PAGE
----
In United States v. Schloff, we had an issue with extraneous influences in the “jury” room. The two senior members essentially argued that the Army reputation for dealing with sexual assaults was relevant to their findings–and a guilty result ensued.
At the beginning of deliberations on findings of appellant’s court-martial, the president and senior ranking member of the panel, [COL JW], made a statement to the effect that based on the political climate, the Army could not seem weak or soft in dealing with sexual harassment or assault. He also asked a question to the effect of, ‘How does the Chief of Staff of the Army’s current emphasis on sexual harassment affect the findings and our decision in this matter?’ [COL AM] made some unspecified but similar comments or comments indicating agreement with [COL JW].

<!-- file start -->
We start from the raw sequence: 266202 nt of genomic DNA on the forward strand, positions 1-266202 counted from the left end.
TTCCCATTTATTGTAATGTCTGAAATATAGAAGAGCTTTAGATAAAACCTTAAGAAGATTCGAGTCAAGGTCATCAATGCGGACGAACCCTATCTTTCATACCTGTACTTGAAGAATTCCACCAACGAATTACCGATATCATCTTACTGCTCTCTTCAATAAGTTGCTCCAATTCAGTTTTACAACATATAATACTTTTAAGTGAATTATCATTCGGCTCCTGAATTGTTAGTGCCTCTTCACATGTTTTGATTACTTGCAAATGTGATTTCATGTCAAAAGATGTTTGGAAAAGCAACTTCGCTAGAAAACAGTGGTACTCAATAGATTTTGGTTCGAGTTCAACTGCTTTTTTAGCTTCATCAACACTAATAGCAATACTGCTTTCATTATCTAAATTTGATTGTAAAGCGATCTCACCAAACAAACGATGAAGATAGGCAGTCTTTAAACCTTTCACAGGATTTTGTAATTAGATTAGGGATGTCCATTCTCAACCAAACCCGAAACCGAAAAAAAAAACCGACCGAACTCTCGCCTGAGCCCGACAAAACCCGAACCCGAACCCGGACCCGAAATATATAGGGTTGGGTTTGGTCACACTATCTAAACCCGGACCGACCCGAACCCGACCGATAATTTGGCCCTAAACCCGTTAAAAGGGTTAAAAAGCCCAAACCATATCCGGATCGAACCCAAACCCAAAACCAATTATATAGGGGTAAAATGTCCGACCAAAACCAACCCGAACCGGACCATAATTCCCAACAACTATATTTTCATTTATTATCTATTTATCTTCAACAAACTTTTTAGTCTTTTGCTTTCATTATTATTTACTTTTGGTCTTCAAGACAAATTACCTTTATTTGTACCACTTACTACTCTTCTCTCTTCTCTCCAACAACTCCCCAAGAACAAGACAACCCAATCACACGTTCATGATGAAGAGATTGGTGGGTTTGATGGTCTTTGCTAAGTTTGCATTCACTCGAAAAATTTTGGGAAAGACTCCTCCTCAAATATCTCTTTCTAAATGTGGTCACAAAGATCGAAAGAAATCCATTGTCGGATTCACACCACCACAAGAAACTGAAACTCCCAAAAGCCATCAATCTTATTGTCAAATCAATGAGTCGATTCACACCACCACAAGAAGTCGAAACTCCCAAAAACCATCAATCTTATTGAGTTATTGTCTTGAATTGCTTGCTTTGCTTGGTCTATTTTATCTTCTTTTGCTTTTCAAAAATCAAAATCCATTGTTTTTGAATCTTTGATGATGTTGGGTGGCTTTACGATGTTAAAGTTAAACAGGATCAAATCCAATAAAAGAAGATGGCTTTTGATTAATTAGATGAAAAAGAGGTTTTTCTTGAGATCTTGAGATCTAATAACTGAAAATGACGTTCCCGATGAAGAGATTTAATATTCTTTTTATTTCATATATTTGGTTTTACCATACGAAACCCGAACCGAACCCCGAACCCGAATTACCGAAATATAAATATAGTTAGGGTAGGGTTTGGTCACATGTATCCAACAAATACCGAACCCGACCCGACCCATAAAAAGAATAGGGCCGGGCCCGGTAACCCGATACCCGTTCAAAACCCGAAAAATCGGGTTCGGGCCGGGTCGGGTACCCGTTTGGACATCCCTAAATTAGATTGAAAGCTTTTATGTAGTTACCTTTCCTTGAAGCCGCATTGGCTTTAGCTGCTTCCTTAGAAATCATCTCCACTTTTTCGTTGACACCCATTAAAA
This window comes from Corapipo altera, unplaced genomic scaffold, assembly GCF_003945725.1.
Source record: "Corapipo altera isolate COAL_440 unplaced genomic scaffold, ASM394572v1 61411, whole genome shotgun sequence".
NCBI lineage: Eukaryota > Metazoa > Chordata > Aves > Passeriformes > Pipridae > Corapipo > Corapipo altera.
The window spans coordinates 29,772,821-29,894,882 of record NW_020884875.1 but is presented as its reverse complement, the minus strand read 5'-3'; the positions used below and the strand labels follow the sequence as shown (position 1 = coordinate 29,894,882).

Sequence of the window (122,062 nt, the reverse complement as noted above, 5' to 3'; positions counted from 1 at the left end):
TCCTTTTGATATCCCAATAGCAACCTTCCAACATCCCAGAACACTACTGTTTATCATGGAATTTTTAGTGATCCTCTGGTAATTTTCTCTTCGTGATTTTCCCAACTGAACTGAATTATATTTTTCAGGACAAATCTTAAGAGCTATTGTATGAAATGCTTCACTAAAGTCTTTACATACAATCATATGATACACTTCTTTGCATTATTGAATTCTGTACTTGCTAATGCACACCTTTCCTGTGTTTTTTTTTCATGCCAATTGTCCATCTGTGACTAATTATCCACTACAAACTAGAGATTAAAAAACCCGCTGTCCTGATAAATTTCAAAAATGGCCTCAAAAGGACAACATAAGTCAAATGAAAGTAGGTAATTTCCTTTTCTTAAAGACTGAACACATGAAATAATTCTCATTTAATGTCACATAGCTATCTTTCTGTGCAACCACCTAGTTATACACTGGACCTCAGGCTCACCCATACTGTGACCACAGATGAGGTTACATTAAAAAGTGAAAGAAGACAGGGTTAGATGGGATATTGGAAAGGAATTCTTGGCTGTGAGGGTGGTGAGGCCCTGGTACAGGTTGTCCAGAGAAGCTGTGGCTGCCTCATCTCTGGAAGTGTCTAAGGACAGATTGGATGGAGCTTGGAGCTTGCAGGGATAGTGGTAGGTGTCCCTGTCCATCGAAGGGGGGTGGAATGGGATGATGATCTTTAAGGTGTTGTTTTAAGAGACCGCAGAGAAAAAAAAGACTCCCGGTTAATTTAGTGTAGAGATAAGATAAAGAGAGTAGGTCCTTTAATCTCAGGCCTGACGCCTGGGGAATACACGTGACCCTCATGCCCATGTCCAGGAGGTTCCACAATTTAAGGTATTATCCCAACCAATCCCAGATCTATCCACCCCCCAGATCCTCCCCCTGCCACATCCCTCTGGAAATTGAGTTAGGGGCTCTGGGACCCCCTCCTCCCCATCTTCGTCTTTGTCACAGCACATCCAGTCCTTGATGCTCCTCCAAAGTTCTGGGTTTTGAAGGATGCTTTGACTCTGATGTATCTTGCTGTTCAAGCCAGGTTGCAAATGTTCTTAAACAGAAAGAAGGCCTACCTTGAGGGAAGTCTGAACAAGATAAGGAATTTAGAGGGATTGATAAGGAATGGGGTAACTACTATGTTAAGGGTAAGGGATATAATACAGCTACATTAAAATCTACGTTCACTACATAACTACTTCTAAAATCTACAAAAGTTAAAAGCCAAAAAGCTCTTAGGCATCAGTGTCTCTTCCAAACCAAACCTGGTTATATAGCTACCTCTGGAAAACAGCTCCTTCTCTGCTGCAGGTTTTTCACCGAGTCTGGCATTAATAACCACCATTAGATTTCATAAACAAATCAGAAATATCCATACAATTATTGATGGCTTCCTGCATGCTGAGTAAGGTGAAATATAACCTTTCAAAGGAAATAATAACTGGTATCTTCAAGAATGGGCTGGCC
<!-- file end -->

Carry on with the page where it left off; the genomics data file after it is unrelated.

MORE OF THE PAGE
Through luck, we discovered this post-trial, and the ACCA set aside the findings and allowed a new trial. In a footnote, the court observed the standard rule about jury deliberations.